To Transform Urban Waste into Sustainable Products in the South-West
The Environmental Protection Agency and Department of Agriculture, Food and the Marine have awarded funding to kickstart a first of a kind waste-to-value project ‘CircBioCityWaste’ led by Munster Technological University that will advance the Circular Economy in the South-West region.
Tralee, Kerry – Munster Technological University has joined forces with the University of Limerick, Technological University Dublin, clean technology company BHSL and the Circular Bioeconomy Cluster South-West on a first-of-a-kind project to transform urban biological wastes such as municipal sludge, dairy processing sludge and black bin waste into sustainable bio-based fertilizers and biochemicals for agriculture, food, cosmetic and pharmaceutical sectors.
The CircBioCityWaste collaborators include leading researchers and companies who are taking an integrated biorefinery approach by using thermal conversion processes to create value out of the waste products by transforming them into a clean source of energy and converting the residual by products into bio-based products focusing on plant growth, soil health, cosmetics and pharmaceuticals. This process contributes to “closing the loop” of product lifecycles through greater recycling and re-use, and brings benefits for both the environment and the economy.
Headquartered in Kantoher, Co Limerick, waste to energy company BHSL Group will provide its expertise in the conversion of biowaste into energy to the project. The project will examine the impact of BHSL’s technology converting urban waste that might otherwise end up in landfill into heat for energy production, with the ‘ash’ byproduct for use as an effective agricultural fertilizer.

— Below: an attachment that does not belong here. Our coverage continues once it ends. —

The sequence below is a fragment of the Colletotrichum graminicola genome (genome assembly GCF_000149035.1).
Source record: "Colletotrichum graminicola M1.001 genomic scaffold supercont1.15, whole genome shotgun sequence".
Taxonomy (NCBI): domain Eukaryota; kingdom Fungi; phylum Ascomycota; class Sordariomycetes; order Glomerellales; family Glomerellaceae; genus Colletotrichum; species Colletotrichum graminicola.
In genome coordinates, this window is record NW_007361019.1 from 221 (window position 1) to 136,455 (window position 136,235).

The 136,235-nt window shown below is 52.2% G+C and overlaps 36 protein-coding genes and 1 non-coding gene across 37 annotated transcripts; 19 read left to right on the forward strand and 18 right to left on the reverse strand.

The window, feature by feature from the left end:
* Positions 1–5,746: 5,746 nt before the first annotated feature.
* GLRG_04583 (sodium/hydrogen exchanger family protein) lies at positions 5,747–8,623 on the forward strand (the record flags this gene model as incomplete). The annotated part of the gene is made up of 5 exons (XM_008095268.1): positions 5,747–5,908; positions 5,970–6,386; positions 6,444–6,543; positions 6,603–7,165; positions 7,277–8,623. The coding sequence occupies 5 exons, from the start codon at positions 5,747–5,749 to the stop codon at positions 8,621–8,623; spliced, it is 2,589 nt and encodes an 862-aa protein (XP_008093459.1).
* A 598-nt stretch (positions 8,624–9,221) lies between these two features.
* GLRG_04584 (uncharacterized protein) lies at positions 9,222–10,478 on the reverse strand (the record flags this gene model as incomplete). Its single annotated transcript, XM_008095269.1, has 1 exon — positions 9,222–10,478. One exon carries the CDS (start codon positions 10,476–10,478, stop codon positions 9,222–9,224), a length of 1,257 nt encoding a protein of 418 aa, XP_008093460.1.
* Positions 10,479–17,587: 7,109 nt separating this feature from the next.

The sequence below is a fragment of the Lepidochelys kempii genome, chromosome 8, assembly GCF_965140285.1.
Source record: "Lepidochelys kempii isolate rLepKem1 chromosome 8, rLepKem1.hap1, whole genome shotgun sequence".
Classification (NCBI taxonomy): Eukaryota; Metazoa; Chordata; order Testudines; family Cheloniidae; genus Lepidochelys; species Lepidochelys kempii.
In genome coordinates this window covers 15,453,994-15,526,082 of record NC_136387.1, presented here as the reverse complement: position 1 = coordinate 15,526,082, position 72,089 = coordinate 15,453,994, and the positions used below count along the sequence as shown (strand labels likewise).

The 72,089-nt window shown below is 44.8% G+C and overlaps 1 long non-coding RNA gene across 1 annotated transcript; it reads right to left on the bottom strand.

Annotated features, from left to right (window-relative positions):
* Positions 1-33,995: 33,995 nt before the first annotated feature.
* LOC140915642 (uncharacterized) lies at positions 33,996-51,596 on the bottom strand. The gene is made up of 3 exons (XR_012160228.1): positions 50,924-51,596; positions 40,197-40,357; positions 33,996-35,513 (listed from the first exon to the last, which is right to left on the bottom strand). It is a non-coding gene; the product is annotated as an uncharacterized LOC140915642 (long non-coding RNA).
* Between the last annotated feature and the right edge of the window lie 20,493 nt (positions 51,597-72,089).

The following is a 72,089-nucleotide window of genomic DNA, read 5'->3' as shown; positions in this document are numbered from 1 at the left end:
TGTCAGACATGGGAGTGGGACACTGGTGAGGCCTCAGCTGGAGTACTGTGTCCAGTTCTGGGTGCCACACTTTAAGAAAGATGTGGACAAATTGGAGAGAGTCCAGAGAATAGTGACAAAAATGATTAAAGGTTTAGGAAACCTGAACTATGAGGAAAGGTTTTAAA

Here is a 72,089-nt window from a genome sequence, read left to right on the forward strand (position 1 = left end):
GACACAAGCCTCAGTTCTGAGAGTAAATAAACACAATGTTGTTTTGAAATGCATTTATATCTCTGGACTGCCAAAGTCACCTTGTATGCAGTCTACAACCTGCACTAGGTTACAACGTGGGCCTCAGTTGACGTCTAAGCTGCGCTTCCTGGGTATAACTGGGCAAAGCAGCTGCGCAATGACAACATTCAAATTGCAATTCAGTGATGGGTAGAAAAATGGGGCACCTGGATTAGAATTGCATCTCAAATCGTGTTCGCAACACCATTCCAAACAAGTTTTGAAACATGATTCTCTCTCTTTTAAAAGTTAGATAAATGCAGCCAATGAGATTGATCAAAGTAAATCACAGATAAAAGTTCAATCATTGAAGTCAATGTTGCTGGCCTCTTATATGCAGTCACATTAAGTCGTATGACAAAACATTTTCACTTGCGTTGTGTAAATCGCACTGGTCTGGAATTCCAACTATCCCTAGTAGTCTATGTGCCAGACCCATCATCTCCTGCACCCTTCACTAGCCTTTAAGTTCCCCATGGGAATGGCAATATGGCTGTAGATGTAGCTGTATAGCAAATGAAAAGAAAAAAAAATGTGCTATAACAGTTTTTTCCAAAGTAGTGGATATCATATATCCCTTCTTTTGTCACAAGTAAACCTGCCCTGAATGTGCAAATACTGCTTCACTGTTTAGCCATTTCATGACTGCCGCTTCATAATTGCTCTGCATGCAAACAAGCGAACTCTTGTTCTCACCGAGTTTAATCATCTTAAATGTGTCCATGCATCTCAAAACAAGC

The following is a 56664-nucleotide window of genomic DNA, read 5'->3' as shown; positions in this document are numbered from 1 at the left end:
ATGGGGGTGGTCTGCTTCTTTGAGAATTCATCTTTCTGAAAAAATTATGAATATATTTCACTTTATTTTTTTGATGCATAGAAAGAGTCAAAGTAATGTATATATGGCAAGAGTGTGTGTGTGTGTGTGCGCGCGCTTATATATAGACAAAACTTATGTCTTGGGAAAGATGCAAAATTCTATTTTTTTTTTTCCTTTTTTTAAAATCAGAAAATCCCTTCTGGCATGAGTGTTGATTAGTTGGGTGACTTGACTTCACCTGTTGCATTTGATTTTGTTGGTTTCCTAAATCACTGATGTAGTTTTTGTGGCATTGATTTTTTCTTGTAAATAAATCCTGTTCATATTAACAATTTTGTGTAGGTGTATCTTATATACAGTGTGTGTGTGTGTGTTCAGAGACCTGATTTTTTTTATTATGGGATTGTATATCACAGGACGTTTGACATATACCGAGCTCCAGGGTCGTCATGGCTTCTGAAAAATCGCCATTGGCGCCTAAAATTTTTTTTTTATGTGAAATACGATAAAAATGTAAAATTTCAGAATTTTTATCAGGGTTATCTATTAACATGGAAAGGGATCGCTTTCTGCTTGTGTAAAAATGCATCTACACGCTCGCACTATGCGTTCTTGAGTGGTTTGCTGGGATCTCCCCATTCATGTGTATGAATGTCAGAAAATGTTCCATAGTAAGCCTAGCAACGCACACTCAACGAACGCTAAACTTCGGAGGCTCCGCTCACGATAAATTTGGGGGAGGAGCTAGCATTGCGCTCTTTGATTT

This project aligns with the EU Action Plan for a Circular Economy, Ireland’s Waste Action Plan for a Circular Economy, Ireland’s National Policy Statement on Bioeconomy, the recent Whole of Government Strategy on the Circular Economy and the Climate Action and Low Carbon Development (Amendment) Act 2021.
The project kick-off is in Spring 2022 and project dissemination and knowledge sharing activities will be planned over the course of four years for public and private sector stakeholder audiences to advance the circular economy in the region.
Bríd McElligott Vice-President Research, Development and External Engagement, Munster Technological University said:
‘At Munster Technological University we help Irish companies to generate value from waste and by-products. Leading researchers and managers based at Shannon Applied Biotechnology Centre, CircBio Research Group and Circular Bioeconomy Cluster South-West, support government, SMEs and industry to identify opportunities and convene projects to transform biological materials, waste and by-products into a value-add low carbon bio-based products to enable commercial success within the context of a circular economy. We are delighted to work in collaboration with experts from University of Limerick, Technological University Dublin and private companies on this initiative to the benefit of the region.’
Denis Brosnan, Executive Chairman of BHSL said:
“We are excited to be part of this important research project which will look to demonstrate a wider application of BHSL’s technology to treat urban waste and turn it into energy and fertilizer. The project is an excellent example of collaboration between the private sector and third level institutions to support the Circular Economy in the South-West.”